In Carbondale, catharsis |

In Carbondale, catharsis

John Colson
The Aspen Times
Aspen CO, Colorado
Contributed photoJacque Whitsitt, Basalt Town Councilwoman; Amy Kimberly, KDNK development director; Ro Mead, director of the Carbondale Council on Arts and Humanities; and Jane Bacharach, freelance journalist, react as Barack Obama is sworn in as president.

CARBONDALE ” It was a full and hopeful house at Dos Gringos Burritos in Carbondale on President Obama’s inauguration day, as roughly 40 people gathered to watch the historic proceedings on television and cheer on the new head of state.

The crowd was mostly quiet and attentive as the VIPs and political heavyweights paraded out to take their places and go through Tuesday’s preliminary speeches.

There were moments, though, when that quiet was broken.

For example, an announcer pointed out that the time was 12:05 p.m. and Vice President Joe Biden, who had been sworn in moments before, was for a short time the president of the United States. That was because Obama had not taken office and “George Bush’s term technically expired at noon.” That remark was greeted by loud cheers and whistles.

With Carbondale being Obama country, it was a solidly partisan crowd, though it included at least one longtime Republican who had broken ranks with his party and voted for the Democrat.

As for the significance of the moment, the most commonly expressed sentiments were those of hope and pride.

“Personally, it’s the first time I ever felt excited about voting since I became of voting age,” said Jennifer Johnson, a cranial-sacro therapist and Obama volunteer during the campaign. “And the first time I’ve felt hope for our relationship with the rest of the world, and hopefully with each other, too, in this town and the nation.”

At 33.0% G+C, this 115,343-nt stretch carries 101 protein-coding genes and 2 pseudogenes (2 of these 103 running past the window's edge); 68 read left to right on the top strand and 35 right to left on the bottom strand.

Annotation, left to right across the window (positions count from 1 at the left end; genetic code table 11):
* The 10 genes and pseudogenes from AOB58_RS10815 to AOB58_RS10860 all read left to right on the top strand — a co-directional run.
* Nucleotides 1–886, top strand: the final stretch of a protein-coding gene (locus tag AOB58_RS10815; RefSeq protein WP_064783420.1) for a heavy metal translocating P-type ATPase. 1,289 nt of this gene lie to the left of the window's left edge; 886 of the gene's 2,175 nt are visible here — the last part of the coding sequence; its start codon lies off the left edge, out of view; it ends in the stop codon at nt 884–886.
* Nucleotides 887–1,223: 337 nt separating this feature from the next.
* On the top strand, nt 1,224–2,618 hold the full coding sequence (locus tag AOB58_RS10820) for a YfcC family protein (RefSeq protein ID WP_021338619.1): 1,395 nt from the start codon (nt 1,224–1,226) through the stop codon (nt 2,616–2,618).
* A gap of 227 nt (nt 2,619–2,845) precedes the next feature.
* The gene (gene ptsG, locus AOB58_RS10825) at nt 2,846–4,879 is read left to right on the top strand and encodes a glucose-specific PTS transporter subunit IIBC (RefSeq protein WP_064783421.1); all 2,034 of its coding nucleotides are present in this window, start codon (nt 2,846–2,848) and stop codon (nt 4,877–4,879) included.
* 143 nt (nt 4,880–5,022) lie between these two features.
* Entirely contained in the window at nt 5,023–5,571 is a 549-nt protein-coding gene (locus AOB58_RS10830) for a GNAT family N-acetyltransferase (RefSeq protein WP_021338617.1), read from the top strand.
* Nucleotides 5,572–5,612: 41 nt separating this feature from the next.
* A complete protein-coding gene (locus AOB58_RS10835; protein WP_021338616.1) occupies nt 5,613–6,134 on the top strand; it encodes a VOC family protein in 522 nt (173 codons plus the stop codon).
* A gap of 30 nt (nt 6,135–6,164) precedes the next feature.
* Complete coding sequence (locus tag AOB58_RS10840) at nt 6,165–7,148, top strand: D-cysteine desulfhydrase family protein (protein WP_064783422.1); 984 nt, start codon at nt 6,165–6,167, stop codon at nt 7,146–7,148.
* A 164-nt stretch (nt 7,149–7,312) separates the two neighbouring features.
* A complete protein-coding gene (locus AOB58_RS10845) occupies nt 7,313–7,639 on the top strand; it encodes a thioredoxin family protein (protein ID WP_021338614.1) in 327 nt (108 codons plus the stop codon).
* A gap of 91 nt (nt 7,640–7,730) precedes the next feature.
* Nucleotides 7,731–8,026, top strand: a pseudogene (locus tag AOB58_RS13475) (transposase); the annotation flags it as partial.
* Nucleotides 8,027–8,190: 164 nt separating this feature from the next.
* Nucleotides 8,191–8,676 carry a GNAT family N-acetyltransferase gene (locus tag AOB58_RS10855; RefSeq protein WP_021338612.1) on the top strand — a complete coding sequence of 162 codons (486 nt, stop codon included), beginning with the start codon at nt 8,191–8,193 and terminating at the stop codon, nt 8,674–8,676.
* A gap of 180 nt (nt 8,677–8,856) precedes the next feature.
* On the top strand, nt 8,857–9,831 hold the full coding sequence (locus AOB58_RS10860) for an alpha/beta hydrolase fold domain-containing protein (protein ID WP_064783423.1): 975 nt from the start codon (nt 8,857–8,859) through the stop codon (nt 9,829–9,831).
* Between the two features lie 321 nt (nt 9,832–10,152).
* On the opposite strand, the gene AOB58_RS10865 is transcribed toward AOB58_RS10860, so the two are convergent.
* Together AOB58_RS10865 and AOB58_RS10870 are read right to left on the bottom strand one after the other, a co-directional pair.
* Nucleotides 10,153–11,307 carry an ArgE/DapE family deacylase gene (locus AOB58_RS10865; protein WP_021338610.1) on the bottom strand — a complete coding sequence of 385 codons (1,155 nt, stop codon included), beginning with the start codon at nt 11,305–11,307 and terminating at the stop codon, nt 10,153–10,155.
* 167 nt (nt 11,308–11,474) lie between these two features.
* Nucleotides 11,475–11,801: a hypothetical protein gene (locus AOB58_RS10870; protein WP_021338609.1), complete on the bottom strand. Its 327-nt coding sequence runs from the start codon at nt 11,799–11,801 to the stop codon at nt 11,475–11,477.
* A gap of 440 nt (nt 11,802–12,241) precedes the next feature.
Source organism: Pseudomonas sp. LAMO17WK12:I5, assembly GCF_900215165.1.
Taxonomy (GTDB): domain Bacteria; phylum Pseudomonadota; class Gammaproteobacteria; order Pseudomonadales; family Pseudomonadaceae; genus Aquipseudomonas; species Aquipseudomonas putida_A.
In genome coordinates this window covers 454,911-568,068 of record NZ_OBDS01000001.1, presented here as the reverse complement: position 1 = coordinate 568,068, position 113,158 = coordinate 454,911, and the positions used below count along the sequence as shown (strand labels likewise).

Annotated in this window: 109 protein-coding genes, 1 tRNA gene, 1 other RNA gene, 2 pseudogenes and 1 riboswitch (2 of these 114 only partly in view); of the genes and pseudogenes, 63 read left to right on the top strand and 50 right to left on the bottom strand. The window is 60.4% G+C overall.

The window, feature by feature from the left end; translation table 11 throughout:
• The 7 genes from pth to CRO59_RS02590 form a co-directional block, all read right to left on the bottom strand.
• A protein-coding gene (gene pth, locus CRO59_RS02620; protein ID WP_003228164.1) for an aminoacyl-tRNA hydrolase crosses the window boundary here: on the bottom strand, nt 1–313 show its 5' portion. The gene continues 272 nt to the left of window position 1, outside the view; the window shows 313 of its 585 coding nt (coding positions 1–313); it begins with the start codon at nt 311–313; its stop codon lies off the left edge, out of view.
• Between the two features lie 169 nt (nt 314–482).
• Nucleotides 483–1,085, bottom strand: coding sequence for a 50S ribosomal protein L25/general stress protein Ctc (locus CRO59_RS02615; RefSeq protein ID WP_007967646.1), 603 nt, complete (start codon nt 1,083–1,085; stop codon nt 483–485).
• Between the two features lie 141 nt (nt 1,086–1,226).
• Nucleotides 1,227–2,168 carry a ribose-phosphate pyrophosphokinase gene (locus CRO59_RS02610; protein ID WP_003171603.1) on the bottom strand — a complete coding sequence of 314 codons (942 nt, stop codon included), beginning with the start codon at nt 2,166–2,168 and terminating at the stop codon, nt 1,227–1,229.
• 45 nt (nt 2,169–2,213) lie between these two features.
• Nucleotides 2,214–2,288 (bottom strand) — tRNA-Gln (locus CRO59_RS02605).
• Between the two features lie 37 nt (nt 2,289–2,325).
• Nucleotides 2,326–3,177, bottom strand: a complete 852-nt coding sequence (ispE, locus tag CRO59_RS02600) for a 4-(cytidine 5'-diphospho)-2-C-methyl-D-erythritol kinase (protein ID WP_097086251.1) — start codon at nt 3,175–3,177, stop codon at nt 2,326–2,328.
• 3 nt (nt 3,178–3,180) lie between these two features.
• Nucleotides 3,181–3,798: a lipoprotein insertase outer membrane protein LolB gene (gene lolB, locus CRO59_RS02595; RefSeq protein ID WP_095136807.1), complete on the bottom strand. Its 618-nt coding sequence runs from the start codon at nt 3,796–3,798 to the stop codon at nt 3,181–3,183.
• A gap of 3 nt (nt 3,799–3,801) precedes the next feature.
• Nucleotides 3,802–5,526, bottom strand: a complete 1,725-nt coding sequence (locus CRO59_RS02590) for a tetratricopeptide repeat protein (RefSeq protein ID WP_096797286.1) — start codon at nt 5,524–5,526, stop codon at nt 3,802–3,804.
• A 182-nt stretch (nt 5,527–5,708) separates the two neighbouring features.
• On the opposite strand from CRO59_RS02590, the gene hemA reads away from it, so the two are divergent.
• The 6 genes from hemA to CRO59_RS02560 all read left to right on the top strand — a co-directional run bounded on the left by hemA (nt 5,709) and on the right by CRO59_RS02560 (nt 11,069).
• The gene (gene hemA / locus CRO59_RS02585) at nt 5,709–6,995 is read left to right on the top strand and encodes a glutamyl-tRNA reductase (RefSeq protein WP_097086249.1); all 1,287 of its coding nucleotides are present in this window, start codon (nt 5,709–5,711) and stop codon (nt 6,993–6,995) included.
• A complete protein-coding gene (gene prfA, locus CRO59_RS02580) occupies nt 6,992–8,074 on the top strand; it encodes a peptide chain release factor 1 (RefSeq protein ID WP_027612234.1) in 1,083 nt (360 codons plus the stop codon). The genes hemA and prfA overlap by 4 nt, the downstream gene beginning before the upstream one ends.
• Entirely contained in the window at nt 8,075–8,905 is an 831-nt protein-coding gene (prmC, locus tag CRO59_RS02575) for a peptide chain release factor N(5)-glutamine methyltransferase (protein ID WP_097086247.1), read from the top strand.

After a nearby woman noted that she could put her “flag back out,” Johnson added, “It’s also the first time I don’t feel embarrassed to be an American.”

She explained that she had studied in Spain and Mexico, where people thought she was Australian or Canadian and she would not correct them unless asked directly.

“I wouldn’t have lied, but I was embarrassed about our government and our policies and what we had done in the rest of the world,” she said.

Said Sloan Shoemaker, director of Aspen Wilderness Workshop, “it means so much on so many levels ” personal, spiritual, professional. Mostly I think our work’s going to get a lot easier. We’ve got support at the highest levels now to figure out how to live sustainably on this planet and leave room for the creatures that we share it with.”

On a personal level, Obama’s inauguration gives him a sense of optimism.

“To be honest, the hope was gone; for eight years, it was gone. We were descending into our worst selves as a nation,” Shoemaker said. “In the meantime I had two children, and it’s been really hard, sort of reconciling that public [pessimism] and that private.

“But now it’s going to be a lot easier to go home and embrace my children, and mean it when I say their lives have the opportunity to be better than mine. So, it’s really exciting. I’m just thrilled.”

Brook LeVan, director of the Sustainable Settings experimental farm near Carbondale, expressed a similar sense of hope.

“The last administration didn’t talk to us, or didn’t listen to us, and there’s an idea out there that they’re listening to us now,” LeVan said. “I mean, it’s on the Web, their network’s all over out there, collecting different issues, things that people are concerned about. There’s a long row to hoe here, a lot to clean up. That’s the possibility, that he [Obama] can fix some of it.”

Sounding a note of caution, LeVan continued, “But we’ve got to find a whole new economy, which I don’t know if you can do in four years. We need a steady-state economy, not a growth economy.”

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